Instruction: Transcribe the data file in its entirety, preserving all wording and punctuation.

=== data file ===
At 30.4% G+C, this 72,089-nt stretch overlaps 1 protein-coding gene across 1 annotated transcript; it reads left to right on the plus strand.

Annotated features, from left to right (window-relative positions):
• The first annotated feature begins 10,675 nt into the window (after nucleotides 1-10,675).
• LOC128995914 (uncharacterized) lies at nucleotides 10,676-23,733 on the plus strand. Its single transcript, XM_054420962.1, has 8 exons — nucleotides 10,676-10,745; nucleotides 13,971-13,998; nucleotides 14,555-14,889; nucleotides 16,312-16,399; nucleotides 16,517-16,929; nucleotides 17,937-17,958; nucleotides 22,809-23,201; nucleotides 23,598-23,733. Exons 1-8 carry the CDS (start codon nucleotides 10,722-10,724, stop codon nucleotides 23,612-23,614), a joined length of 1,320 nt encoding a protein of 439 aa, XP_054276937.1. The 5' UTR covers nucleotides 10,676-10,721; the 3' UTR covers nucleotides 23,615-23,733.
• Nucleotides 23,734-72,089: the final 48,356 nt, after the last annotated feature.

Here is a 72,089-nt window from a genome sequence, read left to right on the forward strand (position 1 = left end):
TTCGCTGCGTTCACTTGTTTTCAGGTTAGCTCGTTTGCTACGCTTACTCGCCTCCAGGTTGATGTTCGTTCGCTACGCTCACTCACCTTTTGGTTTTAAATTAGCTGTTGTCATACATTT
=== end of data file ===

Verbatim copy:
At 30.4% G+C, this 72,089-nt stretch overlaps 1 protein-coding gene across 1 annotated transcript; it reads left to right on the plus strand.

Annotated features, from left to right (window-relative positions):
• The first annotated feature begins 10,675 nt into the window (after nucleotides 1-10,675).
• LOC128995914 (uncharacterized) lies at nucleotides 10,676-23,733 on the plus strand. Its single transcript, XM_054420962.1, has 8 exons — nucleotides 10,676-10,745; nucleotides 13,971-13,998; nucleotides 14,555-14,889; nucleotides 16,312-16,399; nucleotides 16,517-16,929; nucleotides 17,937-17,958; nucleotides 22,809-23,201; nucleotides 23,598-23,733. Exons 1-8 carry the CDS (start codon nucleotides 10,722-10,724, stop codon nucleotides 23,612-23,614), a joined length of 1,320 nt encoding a protein of 439 aa, XP_054276937.1. The 5' UTR covers nucleotides 10,676-10,721; the 3' UTR covers nucleotides 23,615-23,733.
• Nucleotides 23,734-72,089: the final 48,356 nt, after the last annotated feature.

Here is a 72,089-nt window from a genome sequence, read left to right on the forward strand (position 1 = left end):
TTCGCTGCGTTCACTTGTTTTCAGGTTAGCTCGTTTGCTACGCTTACTCGCCTCCAGGTTGATGTTCGTTCGCTACGCTCACTCACCTTTTGGTTTTAAATTAGCTGTTGTCATACATTT